Documenting Out-of-Pocket Expenses and Retirement Confidence

Regulation | May 02, 2018 | by Stephen Maag

Two new reports provide overviews of how confident older adults are as they approach retirement, and the out-of-pocket health care expenses they can expect to pay after age 70.

The Employee Benefit Research Institute recently issued 2 reports that document out-of-pocket health care expenses and retirement confidence among older adults.

Out-of-Pocket Expenses

Cumulative Out-of-Pocket Health Care Expenses After the Age of 70 contains both good and bad news about the actual out-of-pocket health care costs that people after the age of 70 must pay, excluding Medicare and insurance premiums.

The good news: For the majority of people surveyed, out-of-pocket expenses were lower than what is commonly believed. For those who die at age 95 or later, the median cumulative expenses were just over $27,000.

The bad news: For some, out-of-pocket expenses are catastrophic. Older adults in the 90th percentile had out-of-pocket expenses of nearly $172,000. Expenses for those in the 95th percentile were over $269,000.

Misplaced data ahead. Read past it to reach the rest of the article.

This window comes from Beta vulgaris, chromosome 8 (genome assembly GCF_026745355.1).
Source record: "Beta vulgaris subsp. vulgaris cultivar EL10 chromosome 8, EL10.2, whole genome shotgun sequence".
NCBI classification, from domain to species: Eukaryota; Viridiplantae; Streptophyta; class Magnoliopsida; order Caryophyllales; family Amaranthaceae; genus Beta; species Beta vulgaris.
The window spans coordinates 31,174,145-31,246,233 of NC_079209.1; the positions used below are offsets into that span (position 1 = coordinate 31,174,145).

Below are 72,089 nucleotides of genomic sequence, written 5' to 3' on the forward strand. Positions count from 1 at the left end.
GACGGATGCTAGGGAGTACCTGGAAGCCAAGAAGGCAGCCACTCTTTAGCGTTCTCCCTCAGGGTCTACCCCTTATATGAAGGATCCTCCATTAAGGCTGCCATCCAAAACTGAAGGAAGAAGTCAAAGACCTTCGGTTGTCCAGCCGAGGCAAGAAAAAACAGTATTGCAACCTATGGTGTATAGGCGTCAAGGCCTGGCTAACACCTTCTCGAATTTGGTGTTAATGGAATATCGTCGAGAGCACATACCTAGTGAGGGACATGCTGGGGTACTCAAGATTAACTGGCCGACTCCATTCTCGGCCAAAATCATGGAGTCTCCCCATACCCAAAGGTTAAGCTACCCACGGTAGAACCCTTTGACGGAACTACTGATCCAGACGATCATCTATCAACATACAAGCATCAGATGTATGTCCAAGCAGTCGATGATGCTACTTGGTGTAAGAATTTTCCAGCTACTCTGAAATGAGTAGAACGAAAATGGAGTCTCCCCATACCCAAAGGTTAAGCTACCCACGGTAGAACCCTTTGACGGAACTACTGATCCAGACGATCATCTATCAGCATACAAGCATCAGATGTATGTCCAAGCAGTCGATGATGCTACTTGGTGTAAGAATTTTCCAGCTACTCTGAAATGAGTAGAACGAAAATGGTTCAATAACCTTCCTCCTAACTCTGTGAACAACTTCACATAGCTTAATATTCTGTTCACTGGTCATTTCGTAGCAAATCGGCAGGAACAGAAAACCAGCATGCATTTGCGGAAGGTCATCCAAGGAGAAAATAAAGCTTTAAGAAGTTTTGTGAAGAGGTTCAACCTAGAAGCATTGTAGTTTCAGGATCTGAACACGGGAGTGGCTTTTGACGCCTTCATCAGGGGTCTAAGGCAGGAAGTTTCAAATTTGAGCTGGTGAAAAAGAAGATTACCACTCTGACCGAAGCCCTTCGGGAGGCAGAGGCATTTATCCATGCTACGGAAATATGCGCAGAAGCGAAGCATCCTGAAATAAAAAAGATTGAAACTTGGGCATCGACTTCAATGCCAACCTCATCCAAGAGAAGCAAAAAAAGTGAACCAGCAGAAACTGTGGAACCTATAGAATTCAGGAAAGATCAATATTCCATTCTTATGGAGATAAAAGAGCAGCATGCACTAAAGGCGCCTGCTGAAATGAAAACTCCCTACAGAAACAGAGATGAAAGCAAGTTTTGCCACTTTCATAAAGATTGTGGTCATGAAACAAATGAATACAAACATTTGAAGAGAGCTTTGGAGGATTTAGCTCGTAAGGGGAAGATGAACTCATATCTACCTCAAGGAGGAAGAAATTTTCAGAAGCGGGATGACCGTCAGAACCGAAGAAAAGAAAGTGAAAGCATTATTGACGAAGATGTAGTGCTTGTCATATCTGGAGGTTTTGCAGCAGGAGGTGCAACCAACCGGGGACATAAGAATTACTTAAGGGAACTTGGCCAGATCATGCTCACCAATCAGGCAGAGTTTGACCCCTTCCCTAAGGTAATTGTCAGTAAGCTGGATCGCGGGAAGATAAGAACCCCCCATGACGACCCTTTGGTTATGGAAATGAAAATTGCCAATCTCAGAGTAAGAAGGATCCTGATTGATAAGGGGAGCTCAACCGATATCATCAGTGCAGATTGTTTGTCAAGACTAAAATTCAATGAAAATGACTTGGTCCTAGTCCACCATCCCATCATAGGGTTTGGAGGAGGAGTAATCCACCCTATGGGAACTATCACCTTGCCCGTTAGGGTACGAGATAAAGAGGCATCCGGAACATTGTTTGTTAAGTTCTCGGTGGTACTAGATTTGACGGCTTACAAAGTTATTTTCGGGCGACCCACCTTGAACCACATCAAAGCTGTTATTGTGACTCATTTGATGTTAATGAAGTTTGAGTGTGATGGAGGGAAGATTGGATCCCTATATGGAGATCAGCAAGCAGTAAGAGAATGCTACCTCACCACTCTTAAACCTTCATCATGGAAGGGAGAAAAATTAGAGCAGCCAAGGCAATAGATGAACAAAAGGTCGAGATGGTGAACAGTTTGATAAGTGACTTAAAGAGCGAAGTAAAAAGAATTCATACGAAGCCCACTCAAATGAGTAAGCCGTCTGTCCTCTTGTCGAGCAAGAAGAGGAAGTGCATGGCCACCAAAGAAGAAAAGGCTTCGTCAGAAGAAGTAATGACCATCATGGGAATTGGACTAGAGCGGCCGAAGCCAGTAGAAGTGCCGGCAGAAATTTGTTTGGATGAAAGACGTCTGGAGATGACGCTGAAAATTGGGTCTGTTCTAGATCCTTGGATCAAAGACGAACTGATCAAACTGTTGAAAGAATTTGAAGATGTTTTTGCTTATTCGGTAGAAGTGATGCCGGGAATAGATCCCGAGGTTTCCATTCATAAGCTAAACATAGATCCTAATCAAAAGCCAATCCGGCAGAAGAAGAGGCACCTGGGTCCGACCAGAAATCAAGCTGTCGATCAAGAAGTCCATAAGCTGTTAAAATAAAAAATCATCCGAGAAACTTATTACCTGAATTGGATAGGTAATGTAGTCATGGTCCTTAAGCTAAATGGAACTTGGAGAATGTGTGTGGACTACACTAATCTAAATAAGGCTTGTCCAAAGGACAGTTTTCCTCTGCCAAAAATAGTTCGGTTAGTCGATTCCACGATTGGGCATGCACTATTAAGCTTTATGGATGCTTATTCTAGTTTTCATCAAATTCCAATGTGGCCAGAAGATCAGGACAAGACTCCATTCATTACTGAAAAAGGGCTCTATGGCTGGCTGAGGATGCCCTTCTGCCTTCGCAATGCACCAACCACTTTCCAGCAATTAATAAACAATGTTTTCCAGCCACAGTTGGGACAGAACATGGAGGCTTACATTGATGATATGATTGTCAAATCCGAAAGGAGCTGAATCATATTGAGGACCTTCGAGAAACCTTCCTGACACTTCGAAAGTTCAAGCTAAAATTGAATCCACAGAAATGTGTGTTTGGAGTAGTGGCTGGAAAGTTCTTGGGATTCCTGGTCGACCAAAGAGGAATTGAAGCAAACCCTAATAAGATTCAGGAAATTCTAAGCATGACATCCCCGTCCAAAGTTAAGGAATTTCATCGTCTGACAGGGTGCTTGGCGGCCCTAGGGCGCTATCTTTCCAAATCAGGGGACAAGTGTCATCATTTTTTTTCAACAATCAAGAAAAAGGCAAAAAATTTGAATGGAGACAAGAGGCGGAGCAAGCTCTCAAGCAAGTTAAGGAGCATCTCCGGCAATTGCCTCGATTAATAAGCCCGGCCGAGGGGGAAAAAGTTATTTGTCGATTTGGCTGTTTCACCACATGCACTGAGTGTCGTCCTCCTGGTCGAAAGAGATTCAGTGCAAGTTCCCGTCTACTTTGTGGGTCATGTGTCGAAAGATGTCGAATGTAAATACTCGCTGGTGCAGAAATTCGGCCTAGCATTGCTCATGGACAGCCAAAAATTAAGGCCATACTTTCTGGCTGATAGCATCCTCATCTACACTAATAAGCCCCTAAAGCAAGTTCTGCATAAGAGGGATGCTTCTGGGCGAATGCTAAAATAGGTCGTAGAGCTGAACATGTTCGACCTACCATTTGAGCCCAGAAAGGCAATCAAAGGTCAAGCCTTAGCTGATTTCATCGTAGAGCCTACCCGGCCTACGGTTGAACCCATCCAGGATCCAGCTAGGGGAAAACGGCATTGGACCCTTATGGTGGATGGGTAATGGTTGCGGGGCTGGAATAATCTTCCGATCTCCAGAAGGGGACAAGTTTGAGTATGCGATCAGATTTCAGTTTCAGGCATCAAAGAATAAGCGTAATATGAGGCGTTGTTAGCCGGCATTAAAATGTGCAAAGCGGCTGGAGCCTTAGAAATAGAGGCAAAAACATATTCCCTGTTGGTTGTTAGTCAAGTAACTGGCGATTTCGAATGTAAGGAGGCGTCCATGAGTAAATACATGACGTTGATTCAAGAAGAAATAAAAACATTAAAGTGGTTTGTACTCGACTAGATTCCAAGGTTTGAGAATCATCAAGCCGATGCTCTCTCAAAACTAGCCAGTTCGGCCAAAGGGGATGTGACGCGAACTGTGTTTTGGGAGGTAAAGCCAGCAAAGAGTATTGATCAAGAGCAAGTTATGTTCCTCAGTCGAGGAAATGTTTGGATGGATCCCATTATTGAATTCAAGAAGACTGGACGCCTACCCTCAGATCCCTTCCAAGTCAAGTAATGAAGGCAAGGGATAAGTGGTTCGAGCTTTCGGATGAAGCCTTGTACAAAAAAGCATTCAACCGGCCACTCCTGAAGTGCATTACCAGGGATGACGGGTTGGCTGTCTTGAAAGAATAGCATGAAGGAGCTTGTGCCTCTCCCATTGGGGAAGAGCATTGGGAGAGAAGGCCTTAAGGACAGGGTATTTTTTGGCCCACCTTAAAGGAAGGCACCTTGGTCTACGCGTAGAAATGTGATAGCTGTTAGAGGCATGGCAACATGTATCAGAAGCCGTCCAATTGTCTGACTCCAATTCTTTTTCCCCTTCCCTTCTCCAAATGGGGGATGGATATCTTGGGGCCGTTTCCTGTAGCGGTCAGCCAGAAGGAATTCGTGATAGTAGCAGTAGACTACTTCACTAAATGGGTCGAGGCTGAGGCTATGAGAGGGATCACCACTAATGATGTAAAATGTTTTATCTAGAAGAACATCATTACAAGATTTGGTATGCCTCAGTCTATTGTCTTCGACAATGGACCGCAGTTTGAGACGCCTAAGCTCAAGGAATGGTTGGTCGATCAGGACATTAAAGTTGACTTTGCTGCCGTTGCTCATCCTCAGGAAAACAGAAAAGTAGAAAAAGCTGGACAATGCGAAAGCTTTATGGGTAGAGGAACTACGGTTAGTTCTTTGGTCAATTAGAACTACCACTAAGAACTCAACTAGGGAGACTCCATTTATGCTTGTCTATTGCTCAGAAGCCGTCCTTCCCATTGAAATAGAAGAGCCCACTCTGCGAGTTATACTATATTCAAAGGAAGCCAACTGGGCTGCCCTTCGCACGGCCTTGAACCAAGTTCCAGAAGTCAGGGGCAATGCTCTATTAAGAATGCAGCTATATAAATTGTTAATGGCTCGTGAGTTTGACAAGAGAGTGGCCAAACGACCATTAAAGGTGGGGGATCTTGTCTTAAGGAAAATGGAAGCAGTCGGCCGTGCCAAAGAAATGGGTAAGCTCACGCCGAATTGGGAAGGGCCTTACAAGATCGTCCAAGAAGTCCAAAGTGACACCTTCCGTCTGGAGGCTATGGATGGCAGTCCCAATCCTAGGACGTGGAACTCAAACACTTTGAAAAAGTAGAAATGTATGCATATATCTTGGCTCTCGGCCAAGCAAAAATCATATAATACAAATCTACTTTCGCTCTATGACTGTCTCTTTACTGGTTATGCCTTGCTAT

Other findings include:

  • Nursing home expenses are major drivers of high out-of-pocket costs, especially for women. Half (51%) of women are likely to enter nursing homes after age 70, compared to 38% of men. The likelihood of nursing home admission increases with age.
  • Women who live longer spend more than men with similar lifespans. The 90th percentile of out-of-pocket nursing home expenses for those who die at 95 or later is $77,000 for men and $99,000 for women.
  • One in 3 people over age 70 are covered by Medicaid.
  • Longevity increases the likelihood of higher out-of-pocket expenses.

Retirement Confidence

Findings from the 2018 Retirement Confidence Survey show that two-thirds of workers felt “somewhat confident” or “confident” in their ability to live comfortably in retirement. However, the “somewhat confident” group (47%) was far larger than the “confident” group (17%). Once retired, the “very confident” group increases to 32%.

Other findings include:

  • Three-quarters (76%) of workers with defined contribution plans, including 401(k) plans, reported being confident of a comfortable retirement, compared with 46% of those without a plan.
  • Confidence in Medicare and Social Security dropped from 52% in 2017 to 46% in 2018. However, two-thirds of retirees report Social Security as a major source of income.